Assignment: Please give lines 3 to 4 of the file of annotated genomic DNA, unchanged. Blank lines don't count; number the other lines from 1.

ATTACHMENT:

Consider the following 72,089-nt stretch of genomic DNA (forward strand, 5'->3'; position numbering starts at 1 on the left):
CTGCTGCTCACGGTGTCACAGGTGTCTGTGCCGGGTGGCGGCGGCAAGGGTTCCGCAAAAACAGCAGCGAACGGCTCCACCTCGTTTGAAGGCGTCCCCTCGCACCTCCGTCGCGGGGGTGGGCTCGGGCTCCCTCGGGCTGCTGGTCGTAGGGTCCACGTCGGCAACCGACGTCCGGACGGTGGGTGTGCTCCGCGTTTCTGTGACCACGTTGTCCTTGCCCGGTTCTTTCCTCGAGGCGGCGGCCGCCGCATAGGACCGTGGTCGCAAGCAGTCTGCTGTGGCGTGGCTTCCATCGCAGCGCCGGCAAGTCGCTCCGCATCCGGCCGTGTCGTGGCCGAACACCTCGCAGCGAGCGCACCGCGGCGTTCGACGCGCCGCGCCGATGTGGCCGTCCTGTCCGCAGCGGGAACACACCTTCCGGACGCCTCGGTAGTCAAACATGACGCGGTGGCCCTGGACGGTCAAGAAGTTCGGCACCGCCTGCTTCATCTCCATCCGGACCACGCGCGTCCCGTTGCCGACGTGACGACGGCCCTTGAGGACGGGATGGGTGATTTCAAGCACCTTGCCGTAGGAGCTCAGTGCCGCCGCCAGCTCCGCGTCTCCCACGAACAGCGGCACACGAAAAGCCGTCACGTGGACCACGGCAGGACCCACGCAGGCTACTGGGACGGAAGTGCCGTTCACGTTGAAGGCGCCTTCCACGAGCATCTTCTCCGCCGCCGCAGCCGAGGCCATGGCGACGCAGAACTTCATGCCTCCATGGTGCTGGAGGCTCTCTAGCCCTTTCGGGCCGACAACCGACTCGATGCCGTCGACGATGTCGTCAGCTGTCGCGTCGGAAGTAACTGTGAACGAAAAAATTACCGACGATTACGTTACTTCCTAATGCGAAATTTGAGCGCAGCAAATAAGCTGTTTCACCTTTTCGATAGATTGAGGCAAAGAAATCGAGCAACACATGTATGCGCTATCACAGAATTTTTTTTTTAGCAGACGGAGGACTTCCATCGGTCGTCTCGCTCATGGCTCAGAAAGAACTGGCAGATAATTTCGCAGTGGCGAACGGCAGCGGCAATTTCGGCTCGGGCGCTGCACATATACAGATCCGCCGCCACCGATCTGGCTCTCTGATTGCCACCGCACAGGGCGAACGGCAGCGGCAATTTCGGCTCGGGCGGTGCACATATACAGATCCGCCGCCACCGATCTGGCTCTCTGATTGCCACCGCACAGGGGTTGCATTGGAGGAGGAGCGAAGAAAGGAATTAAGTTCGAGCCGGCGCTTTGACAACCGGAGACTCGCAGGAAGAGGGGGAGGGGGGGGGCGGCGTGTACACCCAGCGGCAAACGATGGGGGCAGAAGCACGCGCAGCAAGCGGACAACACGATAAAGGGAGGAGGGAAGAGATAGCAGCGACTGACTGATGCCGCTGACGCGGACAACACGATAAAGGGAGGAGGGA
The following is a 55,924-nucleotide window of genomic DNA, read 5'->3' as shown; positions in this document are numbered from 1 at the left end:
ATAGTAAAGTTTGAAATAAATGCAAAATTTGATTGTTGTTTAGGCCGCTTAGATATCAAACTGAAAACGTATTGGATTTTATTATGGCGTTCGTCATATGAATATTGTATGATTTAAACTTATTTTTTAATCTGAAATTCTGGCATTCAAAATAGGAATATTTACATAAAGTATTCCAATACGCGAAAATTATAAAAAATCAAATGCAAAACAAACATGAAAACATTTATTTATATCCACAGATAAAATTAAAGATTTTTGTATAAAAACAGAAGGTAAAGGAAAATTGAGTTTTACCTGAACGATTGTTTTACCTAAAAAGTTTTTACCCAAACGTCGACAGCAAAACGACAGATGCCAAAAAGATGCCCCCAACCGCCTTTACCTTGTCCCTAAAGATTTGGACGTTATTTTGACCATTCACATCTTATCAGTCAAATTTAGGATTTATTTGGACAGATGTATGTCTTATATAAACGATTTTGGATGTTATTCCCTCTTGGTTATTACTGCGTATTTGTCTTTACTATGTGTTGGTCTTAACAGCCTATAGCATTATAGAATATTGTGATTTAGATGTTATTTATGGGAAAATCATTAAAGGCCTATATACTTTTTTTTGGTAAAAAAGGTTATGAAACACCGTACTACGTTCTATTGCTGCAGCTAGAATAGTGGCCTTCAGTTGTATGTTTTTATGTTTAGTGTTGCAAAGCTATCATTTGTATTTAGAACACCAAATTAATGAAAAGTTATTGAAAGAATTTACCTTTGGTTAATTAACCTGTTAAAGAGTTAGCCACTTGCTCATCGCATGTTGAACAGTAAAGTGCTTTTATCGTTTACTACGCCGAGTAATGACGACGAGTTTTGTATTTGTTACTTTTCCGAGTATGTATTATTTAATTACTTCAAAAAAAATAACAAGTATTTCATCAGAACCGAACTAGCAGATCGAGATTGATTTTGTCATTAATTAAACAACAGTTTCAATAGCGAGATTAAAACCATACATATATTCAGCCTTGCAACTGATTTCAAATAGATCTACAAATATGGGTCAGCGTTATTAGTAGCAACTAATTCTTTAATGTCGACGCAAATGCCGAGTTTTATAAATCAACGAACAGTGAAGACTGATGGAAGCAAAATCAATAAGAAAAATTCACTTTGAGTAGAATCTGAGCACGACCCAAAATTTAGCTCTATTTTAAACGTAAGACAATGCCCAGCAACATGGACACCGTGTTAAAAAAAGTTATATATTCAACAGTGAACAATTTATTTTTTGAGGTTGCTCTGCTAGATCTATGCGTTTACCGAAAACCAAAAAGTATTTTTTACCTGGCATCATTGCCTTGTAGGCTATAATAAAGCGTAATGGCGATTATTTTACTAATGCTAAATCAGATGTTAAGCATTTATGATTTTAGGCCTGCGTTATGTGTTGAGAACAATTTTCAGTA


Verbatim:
The following is a 55,924-nucleotide window of genomic DNA, read 5'->3' as shown; positions in this document are numbered from 1 at the left end:
ATAGTAAAGTTTGAAATAAATGCAAAATTTGATTGTTGTTTAGGCCGCTTAGATATCAAACTGAAAACGTATTGGATTTTATTATGGCGTTCGTCATATGAATATTGTATGATTTAAACTTATTTTTTAATCTGAAATTCTGGCATTCAAAATAGGAATATTTACATAAAGTATTCCAATACGCGAAAATTATAAAAAATCAAATGCAAAACAAACATGAAAACATTTATTTATATCCACAGATAAAATTAAAGATTTTTGTATAAAAACAGAAGGTAAAGGAAAATTGAGTTTTACCTGAACGATTGTTTTACCTAAAAAGTTTTTACCCAAACGTCGACAGCAAAACGACAGATGCCAAAAAGATGCCCCCAACCGCCTTTACCTTGTCCCTAAAGATTTGGACGTTATTTTGACCATTCACATCTTATCAGTCAAATTTAGGATTTATTTGGACAGATGTATGTCTTATATAAACGATTTTGGATGTTATTCCCTCTTGGTTATTACTGCGTATTTGTCTTTACTATGTGTTGGTCTTAACAGCCTATAGCATTATAGAATATTGTGATTTAGATGTTATTTATGGGAAAATCATTAAAGGCCTATATACTTTTTTTTGGTAAAAAAGGTTATGAAACACCGTACTACGTTCTATTGCTGCAGCTAGAATAGTGGCCTTCAGTTGTATGTTTTTATGTTTAGTGTTGCAAAGCTATCATTTGTATTTAGAACACCAAATTAATGAAAAGTTATTGAAAGAATTTACCTTTGGTTAATTAACCTGTTAAAGAGTTAGCCACTTGCTCATCGCATGTTGAACAGTAAAGTGCTTTTATCGTTTACTACGCCGAGTAATGACGACGAGTTTTGTATTTGTTACTTTTCCGAGTATGTATTATTTAATTACTTCAAAAAAAATAACAAGTATTTCATCAGAACCGAACTAGCAGATCGAGATTGATTTTGTCATTAATTAAACAACAGTTTCAATAGCGAGATTAAAACCATACATATATTCAGCCTTGCAACTGATTTCAAATAGATCTACAAATATGGGTCAGCGTTATTAGTAGCAACTAATTCTTTAATGTCGACGCAAATGCCGAGTTTTATAAATCAACGAACAGTGAAGACTGATGGAAGCAAAATCAATAAGAAAAATTCACTTTGAGTAGAATCTGAGCACGACCCAAAATTTAGCTCTATTTTAAACGTAAGACAATGCCCAGCAACATGGACACCGTGTTAAAAAAAGTTATATATTCAACAGTGAACAATTTATTTTTTGAGGTTGCTCTGCTAGATCTATGCGTTTACCGAAAACCAAAAAGTATTTTTTACCTGGCATCATTGCCTTGTAGGCTATAATAAAGCGTAATGGCGATTATTTTACTAATGCTAAATCAGATGTTAAGCATTTATGATTTTAGGCCTGCGTTATGTGTTGAGAACAATTTTCAGTA